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What is the function of a painting? Is a canvas meant to tell a defined and dramatic narrative, utilizing the most realistic forms… or can a painting merely be meant to capture the feeling of a moment before it yields to time?
Today, with abstract art of all sorts and postmodern reinterpretations of artistic meaning, most people are aware that “anything” can be considered “art” – as long as the art in question achieves any sort of emotional effect. But in the 1860s, art was thought about very differently. Claude Monet, one of the most celebrated painters of all time, was viewed as a hack… and then as a revolutionary. All this because, as he put it: “I want to paint the way a bird sings.”
Impressionism is an art movement and style of painting that originated in France during the mid-to-late 19th century. The style is characterized by small, thin – but still visibly accentuated – brushstrokes, open composition, unblended colors, ordinary subject matter, and – most importantly – a strong emphasis on the human perception of light and its interactions with the world. Impressionist paintings often seek to render the passage of time using light, and to convey the atmosphere of an experience rather than a realistic depiction of a locale.
In the mid-19th century, the French Académie des Beaux-Arts was at the center of the Western artistic world, with its Paris Salon art exhibition being seen as the pinnacle of all new fine art. The French academy held strict standards for painting content and style. Paintings exhibited at the Salon (whose artists were awarded prizes, connections, commissions, and recognition) were required to appear realistic upon examination, employing blended brushstrokes and muted colors. The paintings of the Renaissance were the ideal of the time. Religious and historical imagery were favored, while landscape and still life painting were viewed as remedial subjects.
Four young and ambitious painters of the time – Claude Monet, Pierre-Auguste Renoir, Alfred Sisley, and Frédéric Bazille – were among those artists fed-up with the Academy’s restrictive view of the arts. The group had little interest in painting Biblical scenes or ancient history, and instead preferred painting the captivating natural beauty around them. The artists would regularly travel to the French countryside together to make art in a way that was nearly unheard of at the time: painting on-location. They painted in nature, unremoved from their subject, and captured the light and movement they witnessed firsthand. With this technique, and utilizing new and improved pigments that had come available at the turn-of-the-century, the artists were able to produce lighter, brighter, and more lively works than their contemporaries. Their painting evolved to focus on the enchanting and heightening qualities of light.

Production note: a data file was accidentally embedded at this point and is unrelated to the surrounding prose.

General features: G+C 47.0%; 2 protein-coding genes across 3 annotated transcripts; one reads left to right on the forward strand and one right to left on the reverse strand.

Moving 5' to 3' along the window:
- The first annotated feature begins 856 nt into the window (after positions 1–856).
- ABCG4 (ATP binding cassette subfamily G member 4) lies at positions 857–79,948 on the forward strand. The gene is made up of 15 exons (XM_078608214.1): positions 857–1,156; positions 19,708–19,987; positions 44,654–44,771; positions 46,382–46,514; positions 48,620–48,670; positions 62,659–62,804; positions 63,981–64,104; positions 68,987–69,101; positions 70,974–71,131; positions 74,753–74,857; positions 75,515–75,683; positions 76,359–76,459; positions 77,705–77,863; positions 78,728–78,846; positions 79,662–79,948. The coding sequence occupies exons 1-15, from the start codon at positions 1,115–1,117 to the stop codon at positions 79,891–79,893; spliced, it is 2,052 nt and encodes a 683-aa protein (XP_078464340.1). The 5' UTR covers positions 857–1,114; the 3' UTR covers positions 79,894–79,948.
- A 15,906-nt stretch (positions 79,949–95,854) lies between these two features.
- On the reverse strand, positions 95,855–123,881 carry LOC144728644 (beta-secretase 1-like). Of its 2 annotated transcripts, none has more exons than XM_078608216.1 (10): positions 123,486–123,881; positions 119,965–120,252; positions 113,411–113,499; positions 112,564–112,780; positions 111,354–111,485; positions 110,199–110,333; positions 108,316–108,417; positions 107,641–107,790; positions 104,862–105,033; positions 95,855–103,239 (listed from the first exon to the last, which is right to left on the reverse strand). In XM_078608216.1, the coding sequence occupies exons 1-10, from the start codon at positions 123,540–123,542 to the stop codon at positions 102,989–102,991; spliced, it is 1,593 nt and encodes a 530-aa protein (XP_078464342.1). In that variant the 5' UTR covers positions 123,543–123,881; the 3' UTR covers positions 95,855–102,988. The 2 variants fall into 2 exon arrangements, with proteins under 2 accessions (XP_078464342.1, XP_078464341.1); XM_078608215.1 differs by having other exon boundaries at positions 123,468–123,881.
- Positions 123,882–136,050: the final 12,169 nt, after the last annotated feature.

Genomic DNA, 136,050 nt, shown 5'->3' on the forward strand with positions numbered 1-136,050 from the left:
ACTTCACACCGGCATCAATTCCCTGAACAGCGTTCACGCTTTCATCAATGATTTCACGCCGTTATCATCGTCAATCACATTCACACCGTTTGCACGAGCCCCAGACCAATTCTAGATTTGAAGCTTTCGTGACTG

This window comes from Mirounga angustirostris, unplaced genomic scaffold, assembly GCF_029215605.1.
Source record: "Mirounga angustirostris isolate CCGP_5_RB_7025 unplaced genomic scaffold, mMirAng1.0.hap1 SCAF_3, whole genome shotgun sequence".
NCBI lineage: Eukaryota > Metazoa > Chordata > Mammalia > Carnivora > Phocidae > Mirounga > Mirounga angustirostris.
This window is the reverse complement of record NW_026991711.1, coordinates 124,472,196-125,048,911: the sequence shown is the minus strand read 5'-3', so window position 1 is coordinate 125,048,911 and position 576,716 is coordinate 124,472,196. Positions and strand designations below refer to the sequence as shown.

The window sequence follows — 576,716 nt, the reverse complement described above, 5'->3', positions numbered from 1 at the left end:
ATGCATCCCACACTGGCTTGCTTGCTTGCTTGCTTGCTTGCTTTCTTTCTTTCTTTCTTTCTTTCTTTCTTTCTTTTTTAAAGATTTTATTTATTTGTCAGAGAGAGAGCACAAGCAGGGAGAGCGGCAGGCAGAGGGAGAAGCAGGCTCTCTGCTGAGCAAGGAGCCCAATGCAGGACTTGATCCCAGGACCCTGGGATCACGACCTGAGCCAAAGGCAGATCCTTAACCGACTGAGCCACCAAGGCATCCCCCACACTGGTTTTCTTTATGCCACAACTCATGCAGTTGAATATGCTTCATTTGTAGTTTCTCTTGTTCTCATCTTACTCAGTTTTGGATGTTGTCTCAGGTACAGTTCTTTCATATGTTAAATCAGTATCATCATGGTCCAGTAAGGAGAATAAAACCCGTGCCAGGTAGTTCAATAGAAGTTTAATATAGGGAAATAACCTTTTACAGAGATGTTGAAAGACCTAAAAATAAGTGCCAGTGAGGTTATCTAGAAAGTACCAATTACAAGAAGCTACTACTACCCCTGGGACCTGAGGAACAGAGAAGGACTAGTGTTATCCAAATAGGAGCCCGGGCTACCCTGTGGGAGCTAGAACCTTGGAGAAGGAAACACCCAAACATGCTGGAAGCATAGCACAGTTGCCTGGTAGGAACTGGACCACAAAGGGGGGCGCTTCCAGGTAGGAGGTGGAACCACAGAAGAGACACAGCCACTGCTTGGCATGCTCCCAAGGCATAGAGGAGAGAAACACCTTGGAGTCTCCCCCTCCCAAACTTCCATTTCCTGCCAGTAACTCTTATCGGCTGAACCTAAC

Roughly half of the work submitted by the group to the Paris Salon was rejected. Édouard Manet’s 1863 painting, Le Déjeuner sur l’herbe, was rejected from the Salon on grounds of indecency for depicting a nude woman sitting beside two clothed men – despite the fact that the Salon Jury had no issues accepting nude depictions of historical or religious subjects. Manet’s fans were furious over the Jury’s strongly-worded letter of refusal.
Emperor Napoleon III, in response to backlash from the artistic community, exhibited the works refused from the 1863 Salon at a “Salon des Refusés,” or “Salon of the Refused.” Despite attracting more attendees than the Paris Salon, requests to make the exhibition of refused art a mainstay was denied. In response, in 1873, Monet, Renoir, Camille Pissarro, Paul Cézanne, Berthe Morisot, Edgar Degas, and other artists founded the “Société Anonyme Coopérative des Artistes Peintres, Sculpteurs, Graveurs,” or the “Cooperative and Anonymous Association of Painters, Sculptors, and Engravers.” This new art society would exhibit the works of its artists independently, as long as its members forsook the Paris Salon.
The new artistic society’s first exhibition was rocky. Critical response was mixed, especially in regard to the works of Monet and Cézanne. Art critic, playwright, and humorist Louis Leroy wrote a cruel and scathing satirical review. In the review, he derided Monet’s painting, Impression, soleil levant, saying:
“Impression – I was certain of it. I was just telling myself that, since I was impressed, there had to be some impression in it … and what freedom, what ease of workmanship! Wallpaper in its embryonic state is more finished than that seascape.”
His article was entitled, The Exhibition of the Impressionists. While Leroy meant the term in a mocking manner, it quickly gained favor with both the public and many Impressionist artists themselves. Ironically, the name was a good fit, and accurately spoke to what many of the artists of the movement were trying to do: they did not seek to paint a place or a moment, but rather the impression such things leave.
The evocative and mesmerizing beauty of the new form, along with the incredible talent of its leading artists, won the doubters over. Impressionism rapidly grew in popularity, and soon became the expressive and spontaneous style most synonymous with the “new” and “modern.”
By the late 1800s, Impressionism had become a mainstay of the official Paris Salon, and to this day, Impressionism serves as not only a ground-breaking turning point for all modern and postmodern artistic movements, but also as an enchanting and enduring art form all its own.
Learn More: How Impressionism Evolved Into Abstraction
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